Sometimes you need a science image to illustrate a Powerpoint slide or to spruce up a website, and the pictures you use in research papers and presentations aren’t always fit for these purposes. You need images that catch the audience’s attention and marks a visual distinction from your other slides or other pages of your website.
You can’t just grab any image off the internet: Many are protected by copyright, which would prevent you from sharing the material you’re creating. How can you find images for your slides and websites?
- Ask for permission if you know who created or owns the original image you want to use. Note that if you ask an illustrator to use their image in a presentation, for example, you will have to ask them again if you later decide to turn that presentation into course material.
- Do a reverse image search using Google Image Search or TinEye to try to find the origins of images you can’t find a source for.
- Search for public domain or Creative Commons-licenced images. Find out more below.
Searching for images
There are a few places to look for science-themed images that are either in the public domain or have a Creative Commons licence that allows reuse.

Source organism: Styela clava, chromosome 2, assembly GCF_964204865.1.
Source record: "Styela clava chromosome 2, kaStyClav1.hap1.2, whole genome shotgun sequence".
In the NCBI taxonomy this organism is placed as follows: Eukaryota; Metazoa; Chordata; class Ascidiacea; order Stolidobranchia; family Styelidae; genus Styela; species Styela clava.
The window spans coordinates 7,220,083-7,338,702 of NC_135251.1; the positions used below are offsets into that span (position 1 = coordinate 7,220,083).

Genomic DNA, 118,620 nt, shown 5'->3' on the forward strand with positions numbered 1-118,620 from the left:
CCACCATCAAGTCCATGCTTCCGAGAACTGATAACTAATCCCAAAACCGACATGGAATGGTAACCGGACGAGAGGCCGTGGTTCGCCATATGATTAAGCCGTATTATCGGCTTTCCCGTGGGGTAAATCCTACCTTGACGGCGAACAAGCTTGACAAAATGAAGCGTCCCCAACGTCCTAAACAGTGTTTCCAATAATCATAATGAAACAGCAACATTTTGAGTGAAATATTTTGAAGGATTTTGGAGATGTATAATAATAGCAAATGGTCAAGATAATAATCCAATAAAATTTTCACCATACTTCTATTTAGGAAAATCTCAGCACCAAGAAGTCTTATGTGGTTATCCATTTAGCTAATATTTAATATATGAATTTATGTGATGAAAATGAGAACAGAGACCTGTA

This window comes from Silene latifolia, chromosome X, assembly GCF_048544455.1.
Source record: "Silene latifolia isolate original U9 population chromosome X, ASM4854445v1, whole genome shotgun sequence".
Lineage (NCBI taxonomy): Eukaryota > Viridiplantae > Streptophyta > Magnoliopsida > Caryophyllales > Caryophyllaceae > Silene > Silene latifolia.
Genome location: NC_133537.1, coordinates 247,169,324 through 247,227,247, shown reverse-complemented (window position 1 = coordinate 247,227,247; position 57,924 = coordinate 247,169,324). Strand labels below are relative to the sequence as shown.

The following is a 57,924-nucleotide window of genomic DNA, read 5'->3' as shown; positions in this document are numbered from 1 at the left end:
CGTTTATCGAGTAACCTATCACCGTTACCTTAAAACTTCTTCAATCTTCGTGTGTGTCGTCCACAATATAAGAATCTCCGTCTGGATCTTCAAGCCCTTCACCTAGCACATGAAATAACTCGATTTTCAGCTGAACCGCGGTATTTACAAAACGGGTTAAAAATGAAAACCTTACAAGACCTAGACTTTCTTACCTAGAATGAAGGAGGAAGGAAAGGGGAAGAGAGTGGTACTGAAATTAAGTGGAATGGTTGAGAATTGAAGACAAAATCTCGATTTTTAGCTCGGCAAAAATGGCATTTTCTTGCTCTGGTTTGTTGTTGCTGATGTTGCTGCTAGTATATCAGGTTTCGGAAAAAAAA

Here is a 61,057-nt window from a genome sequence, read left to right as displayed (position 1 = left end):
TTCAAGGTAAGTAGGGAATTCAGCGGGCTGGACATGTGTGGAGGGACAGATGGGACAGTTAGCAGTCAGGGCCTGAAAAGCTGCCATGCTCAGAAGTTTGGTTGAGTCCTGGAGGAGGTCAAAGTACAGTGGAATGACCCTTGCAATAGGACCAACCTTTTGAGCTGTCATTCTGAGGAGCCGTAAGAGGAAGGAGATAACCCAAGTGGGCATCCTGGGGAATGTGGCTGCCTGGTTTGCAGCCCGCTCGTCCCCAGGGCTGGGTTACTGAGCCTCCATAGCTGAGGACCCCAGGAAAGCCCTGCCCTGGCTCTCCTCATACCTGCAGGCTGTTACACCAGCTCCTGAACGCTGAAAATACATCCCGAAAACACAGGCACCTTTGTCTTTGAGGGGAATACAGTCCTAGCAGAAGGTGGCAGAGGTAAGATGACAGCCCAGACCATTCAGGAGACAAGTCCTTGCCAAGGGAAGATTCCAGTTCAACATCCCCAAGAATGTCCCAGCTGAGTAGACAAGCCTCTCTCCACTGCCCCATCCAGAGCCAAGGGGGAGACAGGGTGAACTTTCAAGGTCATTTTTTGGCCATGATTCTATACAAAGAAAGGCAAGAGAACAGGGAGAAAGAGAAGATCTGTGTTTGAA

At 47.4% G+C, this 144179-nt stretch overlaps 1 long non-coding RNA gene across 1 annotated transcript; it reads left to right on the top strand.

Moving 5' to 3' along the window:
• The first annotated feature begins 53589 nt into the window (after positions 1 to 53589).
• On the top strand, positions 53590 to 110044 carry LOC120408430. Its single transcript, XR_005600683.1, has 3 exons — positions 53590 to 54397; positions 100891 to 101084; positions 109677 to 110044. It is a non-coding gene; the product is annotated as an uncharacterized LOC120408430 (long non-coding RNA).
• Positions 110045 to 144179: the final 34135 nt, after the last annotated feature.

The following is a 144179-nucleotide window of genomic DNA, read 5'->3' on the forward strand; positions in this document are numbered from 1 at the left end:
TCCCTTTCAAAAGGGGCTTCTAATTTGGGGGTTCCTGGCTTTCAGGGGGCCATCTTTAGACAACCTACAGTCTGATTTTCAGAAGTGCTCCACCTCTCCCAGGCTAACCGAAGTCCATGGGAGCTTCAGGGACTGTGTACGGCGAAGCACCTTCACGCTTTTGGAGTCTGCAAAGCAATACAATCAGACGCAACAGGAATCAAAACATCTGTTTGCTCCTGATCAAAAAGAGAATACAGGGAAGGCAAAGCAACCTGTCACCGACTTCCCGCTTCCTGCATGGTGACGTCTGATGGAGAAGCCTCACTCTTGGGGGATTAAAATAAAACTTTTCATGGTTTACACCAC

- If you’re doing a Google Image search, you can filter your results to only show you images that you can reuse in your materials. You can do something similar on Flickr.
- Stock images sites like Pixabay and Unsplash allow you to reuse their images, but they don’t have a lot of science images in their collection.
- Finally, you can search specialist collections like Wellcome Images, some museums or government-funded institutions like NASA to view images from specific areas of science that are often reusable either with or without credit.
Who uses this?
- Images in some open access journals have a Creative Commons licence, so you can reuse them with proper credit. You can find some of these images on Figshare, or directly in journals such as PLOS journals or eLife. Always check the journal website to make sure the licence allows reuse for your purpose.
- Teaching centres at the University of Sussex and Vanderbilt University (among others) have written guides for the use of Creative Commons-licenced images in educational presentations. This is particularly relevant for people who are developing course material for online courses.
- Science bloggers who need regular images to illustrate their blog posts have created lists of places to find useful images. Here’s a list by Alex Wild, and one by Eva Amsen. Some of these will overlap with sites suggested above.
Share Your Sci is a website with short introductory articles about science communication and open science. All articles, newsletters, activities, resources and support are aimed at busy scientists who want to share their science, but don’t know where to start.